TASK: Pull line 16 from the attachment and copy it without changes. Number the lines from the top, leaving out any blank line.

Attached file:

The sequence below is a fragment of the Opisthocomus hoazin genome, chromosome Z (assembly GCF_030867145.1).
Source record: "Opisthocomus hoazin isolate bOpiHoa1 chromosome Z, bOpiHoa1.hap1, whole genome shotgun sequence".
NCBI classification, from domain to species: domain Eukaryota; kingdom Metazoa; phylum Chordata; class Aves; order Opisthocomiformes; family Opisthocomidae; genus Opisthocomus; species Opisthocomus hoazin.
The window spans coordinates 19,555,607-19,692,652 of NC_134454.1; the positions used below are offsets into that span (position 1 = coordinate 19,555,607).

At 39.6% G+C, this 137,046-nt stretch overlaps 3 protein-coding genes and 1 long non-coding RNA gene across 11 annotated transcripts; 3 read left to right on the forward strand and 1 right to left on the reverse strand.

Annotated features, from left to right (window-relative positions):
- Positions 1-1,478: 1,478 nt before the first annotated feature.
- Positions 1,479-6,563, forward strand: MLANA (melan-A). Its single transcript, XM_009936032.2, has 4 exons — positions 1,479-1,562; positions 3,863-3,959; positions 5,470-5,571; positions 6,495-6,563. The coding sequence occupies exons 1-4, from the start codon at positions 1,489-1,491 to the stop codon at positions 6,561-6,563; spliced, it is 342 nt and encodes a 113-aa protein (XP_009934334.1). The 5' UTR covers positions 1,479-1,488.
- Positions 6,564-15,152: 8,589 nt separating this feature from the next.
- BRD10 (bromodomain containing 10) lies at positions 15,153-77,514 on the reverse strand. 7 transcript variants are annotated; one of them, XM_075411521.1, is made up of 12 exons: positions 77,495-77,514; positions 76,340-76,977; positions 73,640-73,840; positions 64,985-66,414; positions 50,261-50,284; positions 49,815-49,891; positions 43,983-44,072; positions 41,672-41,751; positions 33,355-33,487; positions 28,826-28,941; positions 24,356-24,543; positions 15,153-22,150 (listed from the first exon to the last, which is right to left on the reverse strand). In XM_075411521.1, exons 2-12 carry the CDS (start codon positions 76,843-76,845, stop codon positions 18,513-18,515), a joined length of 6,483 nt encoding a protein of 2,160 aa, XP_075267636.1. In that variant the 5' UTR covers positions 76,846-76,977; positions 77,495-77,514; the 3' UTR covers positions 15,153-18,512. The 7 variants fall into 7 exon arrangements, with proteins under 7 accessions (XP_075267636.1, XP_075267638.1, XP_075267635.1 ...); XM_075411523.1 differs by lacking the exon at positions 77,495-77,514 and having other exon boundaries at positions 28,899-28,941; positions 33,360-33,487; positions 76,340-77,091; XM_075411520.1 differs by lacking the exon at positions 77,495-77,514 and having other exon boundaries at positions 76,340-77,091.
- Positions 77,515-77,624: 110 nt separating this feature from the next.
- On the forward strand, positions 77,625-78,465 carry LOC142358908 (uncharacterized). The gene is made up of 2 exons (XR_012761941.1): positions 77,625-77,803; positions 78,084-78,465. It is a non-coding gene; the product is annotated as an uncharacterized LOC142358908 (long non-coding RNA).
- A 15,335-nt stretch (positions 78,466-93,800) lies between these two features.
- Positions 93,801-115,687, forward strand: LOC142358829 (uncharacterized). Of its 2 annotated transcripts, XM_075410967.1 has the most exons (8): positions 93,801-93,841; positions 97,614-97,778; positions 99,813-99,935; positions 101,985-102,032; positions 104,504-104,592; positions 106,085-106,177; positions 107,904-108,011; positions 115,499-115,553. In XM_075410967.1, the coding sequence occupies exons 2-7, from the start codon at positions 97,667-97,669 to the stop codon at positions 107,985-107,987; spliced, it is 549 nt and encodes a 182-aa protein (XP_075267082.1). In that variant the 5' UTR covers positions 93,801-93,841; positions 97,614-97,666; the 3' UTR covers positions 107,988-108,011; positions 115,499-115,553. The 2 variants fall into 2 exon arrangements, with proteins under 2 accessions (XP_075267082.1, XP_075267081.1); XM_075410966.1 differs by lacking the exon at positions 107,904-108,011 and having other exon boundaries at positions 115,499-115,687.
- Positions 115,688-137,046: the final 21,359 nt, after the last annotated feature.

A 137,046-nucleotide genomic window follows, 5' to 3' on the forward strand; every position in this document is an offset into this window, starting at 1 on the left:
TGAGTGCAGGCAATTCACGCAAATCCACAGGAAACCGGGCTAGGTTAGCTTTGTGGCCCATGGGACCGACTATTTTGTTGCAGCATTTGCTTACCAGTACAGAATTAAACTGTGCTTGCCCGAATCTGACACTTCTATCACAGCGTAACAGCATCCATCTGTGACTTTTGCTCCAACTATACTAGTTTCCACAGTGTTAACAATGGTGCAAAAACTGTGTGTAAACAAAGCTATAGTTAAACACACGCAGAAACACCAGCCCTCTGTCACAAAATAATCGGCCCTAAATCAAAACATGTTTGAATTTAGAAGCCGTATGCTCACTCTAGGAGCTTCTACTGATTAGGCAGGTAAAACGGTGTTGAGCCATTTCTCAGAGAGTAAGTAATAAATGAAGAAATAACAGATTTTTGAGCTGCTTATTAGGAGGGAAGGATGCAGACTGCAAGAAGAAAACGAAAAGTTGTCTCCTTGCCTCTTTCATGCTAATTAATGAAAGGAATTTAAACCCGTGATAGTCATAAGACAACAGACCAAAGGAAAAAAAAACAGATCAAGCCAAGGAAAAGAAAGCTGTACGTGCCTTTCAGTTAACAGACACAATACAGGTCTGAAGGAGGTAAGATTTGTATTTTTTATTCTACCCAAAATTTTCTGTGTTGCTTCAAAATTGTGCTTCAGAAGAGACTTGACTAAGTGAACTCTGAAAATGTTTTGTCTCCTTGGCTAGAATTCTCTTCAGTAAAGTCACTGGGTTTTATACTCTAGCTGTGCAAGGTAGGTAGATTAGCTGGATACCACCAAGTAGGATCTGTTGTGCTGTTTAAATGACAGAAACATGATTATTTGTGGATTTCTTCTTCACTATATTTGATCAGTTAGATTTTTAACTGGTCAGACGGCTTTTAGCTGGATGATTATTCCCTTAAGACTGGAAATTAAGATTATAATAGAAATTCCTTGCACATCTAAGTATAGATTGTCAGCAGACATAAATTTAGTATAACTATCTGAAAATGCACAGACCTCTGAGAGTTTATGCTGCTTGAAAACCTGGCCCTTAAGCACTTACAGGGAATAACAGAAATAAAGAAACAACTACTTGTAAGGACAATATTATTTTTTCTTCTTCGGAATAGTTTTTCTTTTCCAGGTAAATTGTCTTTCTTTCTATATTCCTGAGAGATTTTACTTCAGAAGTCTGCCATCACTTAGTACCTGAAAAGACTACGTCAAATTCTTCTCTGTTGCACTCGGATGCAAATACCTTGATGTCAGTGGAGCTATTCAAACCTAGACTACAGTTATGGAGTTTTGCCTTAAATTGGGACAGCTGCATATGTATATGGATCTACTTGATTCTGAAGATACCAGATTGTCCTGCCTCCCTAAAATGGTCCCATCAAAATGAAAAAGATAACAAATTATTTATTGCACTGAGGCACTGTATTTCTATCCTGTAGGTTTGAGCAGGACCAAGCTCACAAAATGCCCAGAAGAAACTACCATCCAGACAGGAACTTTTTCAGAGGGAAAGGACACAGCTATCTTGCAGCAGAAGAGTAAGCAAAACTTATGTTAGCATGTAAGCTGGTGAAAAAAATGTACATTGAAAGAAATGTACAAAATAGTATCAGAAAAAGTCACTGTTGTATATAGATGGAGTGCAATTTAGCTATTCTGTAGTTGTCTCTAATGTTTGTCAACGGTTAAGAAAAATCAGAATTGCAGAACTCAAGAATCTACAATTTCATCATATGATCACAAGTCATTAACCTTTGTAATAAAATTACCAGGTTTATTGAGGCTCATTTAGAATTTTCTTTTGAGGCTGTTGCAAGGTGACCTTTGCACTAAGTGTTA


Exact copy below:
A 137,046-nucleotide genomic window follows, 5' to 3' on the forward strand; every position in this document is an offset into this window, starting at 1 on the left: